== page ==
I hope it’s obvious that I’m not advocating for academic cheating.  I do my best to guard against cheating because I think it runs counter to my goals as a teacher.  I want my students to learn to play the game as I see it should  be played, because the skills and strategies used for my class are both useful and valuable outside of my class – the ability to read a variety of perspectives with an open-mind, the ability to articulate your position with evidence, the ability to connect ideas across different knowledge domains, etc.

I exploit the same rules when I help students navigate their way through the institution’s byzantine labyrinths and silo’d departments when they come to me with problems in their program.  I want them to get through their education with the least institutional friction and cost possible – school is hard enough and I don’t want them wasting time jumping through frivolous hoops because the systems aren’t set up optimally.

I sometimes feel irked or offended when I catch a student cheating, or catch someone lying to me.  I try to check myself in those instances because I know it’s not meant as a personal slight against me when these things happen; it’s because of the incentive structures in place.  A legitimate strategy is not available to the person, so they seek an alternative strategy to get what they want.  They are playing a game and their strategy is competing against mine when they submit plagiarized work, or hand me a fake ID at the bar I work at.  If my strategy is sufficiently robust, I can catch and counter their strategy.  But if I’m also using a sub-optimal strategy, then it’s more likely the case that their strategy will exploit my complacency.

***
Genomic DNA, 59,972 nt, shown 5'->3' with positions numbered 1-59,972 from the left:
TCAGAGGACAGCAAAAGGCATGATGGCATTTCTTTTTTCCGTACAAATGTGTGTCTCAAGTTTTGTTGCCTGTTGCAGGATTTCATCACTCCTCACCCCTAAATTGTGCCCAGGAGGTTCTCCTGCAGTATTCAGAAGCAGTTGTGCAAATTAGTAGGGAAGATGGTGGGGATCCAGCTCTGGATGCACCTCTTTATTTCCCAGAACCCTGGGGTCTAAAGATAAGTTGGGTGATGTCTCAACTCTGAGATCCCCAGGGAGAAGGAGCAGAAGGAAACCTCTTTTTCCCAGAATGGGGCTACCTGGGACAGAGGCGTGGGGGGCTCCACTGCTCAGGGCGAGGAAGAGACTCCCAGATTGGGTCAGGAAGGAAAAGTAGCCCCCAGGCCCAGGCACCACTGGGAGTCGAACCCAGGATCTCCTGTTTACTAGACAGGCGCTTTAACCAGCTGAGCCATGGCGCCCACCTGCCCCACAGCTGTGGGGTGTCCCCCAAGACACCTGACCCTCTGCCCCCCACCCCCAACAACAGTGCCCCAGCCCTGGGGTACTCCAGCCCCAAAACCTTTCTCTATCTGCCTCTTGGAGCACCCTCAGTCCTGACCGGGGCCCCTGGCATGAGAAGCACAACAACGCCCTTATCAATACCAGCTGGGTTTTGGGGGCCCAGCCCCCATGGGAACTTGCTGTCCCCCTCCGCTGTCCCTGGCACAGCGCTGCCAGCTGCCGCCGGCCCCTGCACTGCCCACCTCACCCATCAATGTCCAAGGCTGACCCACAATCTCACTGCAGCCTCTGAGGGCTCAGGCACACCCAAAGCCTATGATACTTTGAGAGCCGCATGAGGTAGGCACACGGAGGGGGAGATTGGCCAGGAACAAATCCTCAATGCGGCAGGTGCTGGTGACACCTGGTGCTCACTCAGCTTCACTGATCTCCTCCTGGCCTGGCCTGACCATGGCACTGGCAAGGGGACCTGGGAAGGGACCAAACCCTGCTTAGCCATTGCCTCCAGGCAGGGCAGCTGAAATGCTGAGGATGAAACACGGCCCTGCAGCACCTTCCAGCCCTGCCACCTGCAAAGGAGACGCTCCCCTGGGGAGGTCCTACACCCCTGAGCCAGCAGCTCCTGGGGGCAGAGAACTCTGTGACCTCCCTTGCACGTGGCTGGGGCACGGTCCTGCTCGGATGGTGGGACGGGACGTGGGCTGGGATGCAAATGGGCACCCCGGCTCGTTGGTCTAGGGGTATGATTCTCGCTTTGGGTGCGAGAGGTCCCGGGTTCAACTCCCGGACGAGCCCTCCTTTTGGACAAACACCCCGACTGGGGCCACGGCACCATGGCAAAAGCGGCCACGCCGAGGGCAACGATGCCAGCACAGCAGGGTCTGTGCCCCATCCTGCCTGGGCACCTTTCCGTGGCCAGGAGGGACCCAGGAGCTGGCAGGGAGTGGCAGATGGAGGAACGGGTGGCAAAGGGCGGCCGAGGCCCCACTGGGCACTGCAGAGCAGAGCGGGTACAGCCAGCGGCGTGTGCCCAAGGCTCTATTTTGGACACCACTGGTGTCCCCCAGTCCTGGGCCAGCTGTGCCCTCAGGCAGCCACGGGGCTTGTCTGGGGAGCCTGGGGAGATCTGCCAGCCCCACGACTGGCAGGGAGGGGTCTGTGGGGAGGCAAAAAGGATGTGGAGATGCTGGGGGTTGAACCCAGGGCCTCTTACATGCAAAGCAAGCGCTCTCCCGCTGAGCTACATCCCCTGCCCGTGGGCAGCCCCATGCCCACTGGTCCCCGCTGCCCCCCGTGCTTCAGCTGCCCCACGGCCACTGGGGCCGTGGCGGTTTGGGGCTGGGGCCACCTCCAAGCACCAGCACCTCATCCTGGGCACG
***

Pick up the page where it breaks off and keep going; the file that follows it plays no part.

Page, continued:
It’s nothing personal.  It’s just how the institutional games work.

Stay Awesome,

Ryan

Tracking Ideas – A Technological System

Here’s a cool trick you might find useful.

I carry a physical notebook with me pretty much at all times so that I can jot down to-do lists, ideas, quotes, etc.  While my commonplace book system is great, I wanted a better system for tracking those spur of the moment ideas that I want to file away for later, such as blog posts, vlog ideas, career ideas, etc.  I could record it in my notebook, but then I would either need a way to collect them at the end of each month when I switch to a new notebook, or I would be forced to copy them over month to month.